Common human genetic variants and HIV-1 susceptibility: a genome-wide survey in a homogeneous African population.

Détails

ID Serval
serval:BIB_D9A7084A714B
Type
Article: article d'un périodique ou d'un magazine.
Collection
Publications
Titre
Common human genetic variants and HIV-1 susceptibility: a genome-wide survey in a homogeneous African population.
Périodique
Aids
Auteur(s)
Petrovski S., Fellay J., Shianna K.V., Carpenetti N., Kumwenda J., Kamanga G., Kamwendo D.D., Letvin N.L., McMichael A.J., Haynes B.F., Cohen M.S., Goldstein D.B., Center for HIV/AIDS Vaccine Immunology 
ISSN
1473-5571 (Electronic)
ISSN-L
0269-9370
Statut éditorial
Publié
Date de publication
2011
Volume
25
Numéro
4
Pages
513-518
Langue
anglais
Notes
Publication types: Journal Article ; Research Support, N.I.H., ExtramuralPublication Status: ppublish
Résumé
Objective: To date, CCR5 variants remain the only human genetic factorsto be confirmed to impact HIV-1 acquisition. However, protective CCR5variants are largely absent in African populations, in which sporadicresistance to HIV-1 infection is still unexplained. We investigatedwhether common genetic variants associate with HIV-1 susceptibility inAfricans.Methods: We performed a genome-wide association study (GWAS) in apopulation of 1532 individuals from Malawi, a country with highprevalence of HIV-1 infection. Using single-nucleotide polymorphisms(SNPs) present on the genome-wide chip, we also investigated previouslyreported associations with HIV-1 susceptibility or acquisition.Recruitment was coordinated by the Center for HIV/AIDS VaccineImmunology at two sexually transmitted infection clinics. HIV status wasdetermined by HIV rapid tests and nucleic acid testing.Results: After quality control, the population consisted of 848high-risk seronegative and 531 HIV-1 seropositive individuals. Logisticregression testing in an additive genetic model was performed for SNPsthat passed quality control. No single SNP yielded a significant P valueafter correction for multiple testing. The study was sufficientlypowered to detect markers with genotype relative risk 2.0 or more andminor allele frequencies 12% or more.Conclusion: This is the first GWAS of host determinants of HIV-1susceptibility, performed in an African population. The absence of anysignificant association can have many possible explanations: rarergenetic variants or common variants with weaker effect could beresponsible for the resistance phenotype; alternatively, resistance toHIV-1 infection might be due to nongenetic parameters or to complexinteractions between genes, immunity and environment. (C) 2011 WoltersKluwer Health vertical bar Lippincott Williams & Wilkins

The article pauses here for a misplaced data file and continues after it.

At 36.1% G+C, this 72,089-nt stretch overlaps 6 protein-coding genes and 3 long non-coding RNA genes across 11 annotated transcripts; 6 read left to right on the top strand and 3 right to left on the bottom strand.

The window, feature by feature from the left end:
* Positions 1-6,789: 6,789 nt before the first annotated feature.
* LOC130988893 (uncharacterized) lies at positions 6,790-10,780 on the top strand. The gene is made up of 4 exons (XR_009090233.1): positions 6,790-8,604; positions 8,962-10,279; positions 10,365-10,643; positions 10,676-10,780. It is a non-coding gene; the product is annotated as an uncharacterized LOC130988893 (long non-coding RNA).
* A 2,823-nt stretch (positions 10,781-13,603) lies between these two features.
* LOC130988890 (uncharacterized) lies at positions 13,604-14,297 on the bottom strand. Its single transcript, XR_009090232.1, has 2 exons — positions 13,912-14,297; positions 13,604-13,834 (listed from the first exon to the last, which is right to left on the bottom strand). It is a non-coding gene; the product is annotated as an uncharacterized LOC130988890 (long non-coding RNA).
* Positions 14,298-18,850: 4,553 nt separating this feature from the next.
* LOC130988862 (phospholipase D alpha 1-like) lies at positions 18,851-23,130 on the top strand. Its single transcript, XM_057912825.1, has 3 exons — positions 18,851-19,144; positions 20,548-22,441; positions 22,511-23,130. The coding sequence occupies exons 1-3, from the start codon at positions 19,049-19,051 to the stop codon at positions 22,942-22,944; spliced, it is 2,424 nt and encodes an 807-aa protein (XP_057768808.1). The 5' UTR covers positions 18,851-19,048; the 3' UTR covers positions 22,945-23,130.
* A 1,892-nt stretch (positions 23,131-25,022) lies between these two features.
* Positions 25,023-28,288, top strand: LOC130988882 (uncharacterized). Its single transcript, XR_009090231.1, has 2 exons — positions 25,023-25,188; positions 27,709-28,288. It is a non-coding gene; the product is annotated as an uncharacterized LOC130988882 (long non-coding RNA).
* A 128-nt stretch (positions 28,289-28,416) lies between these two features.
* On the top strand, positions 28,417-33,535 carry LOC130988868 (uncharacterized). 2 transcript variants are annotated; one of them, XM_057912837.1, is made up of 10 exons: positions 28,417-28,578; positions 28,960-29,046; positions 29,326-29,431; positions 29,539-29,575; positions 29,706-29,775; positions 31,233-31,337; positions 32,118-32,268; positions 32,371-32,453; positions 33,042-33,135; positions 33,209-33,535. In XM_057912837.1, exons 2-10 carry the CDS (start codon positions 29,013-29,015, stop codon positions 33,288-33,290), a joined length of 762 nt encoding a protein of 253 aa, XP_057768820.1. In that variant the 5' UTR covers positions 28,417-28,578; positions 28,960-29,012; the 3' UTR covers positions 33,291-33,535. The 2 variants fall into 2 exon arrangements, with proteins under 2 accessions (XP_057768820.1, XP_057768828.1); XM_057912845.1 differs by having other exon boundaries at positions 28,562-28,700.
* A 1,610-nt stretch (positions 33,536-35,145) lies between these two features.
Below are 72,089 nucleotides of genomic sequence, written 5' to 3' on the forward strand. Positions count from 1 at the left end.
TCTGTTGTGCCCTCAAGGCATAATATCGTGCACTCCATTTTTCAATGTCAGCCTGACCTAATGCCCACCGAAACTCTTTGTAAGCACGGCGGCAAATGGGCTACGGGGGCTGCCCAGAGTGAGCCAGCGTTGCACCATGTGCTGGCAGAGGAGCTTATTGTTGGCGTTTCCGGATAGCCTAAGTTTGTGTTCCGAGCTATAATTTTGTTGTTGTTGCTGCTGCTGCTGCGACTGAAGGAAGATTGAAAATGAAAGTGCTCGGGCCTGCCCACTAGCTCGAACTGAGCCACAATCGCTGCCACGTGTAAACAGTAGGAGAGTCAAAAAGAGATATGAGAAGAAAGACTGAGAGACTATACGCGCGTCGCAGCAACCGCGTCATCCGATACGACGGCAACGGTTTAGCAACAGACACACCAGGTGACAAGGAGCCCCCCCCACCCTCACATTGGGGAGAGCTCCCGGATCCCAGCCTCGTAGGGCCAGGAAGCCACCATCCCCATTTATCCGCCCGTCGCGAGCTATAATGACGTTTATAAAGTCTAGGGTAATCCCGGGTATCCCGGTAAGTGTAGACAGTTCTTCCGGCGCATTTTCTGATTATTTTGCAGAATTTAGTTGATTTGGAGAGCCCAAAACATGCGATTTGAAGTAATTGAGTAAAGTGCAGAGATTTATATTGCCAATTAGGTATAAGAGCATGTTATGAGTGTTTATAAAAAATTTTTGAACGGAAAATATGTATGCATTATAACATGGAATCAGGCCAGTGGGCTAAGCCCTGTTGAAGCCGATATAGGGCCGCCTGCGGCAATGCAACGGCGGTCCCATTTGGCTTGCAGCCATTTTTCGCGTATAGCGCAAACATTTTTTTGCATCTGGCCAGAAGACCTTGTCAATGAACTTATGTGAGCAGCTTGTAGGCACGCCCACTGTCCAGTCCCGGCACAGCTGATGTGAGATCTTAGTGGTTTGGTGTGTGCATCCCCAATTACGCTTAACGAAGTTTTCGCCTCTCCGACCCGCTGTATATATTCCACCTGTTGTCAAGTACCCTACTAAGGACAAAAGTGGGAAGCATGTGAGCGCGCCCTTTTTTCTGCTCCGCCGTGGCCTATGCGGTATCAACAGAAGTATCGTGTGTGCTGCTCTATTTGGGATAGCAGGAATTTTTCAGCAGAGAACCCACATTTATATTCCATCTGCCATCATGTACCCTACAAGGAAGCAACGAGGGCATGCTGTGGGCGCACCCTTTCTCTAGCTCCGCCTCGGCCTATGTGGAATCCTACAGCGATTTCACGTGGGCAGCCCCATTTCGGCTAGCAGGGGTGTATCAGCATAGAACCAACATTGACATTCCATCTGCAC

Mots-clé
Adolescent, Adult, African Continental Ancestry Group/genetics, Female, Genetic Predisposition to Disease, Genome-Wide Association Study, HIV Infections/epidemiology, HIV Infections/genetics, HIV-1, Humans, Type="Geographic">Malawi/epidemiology, Male, Middle Aged, Phenotype, Receptors, CCR5/genetics, Young Adult
Pubmed
Web of science
Création de la notice
01/03/2012 16:14
Dernière modification de la notice
03/03/2018 21:53
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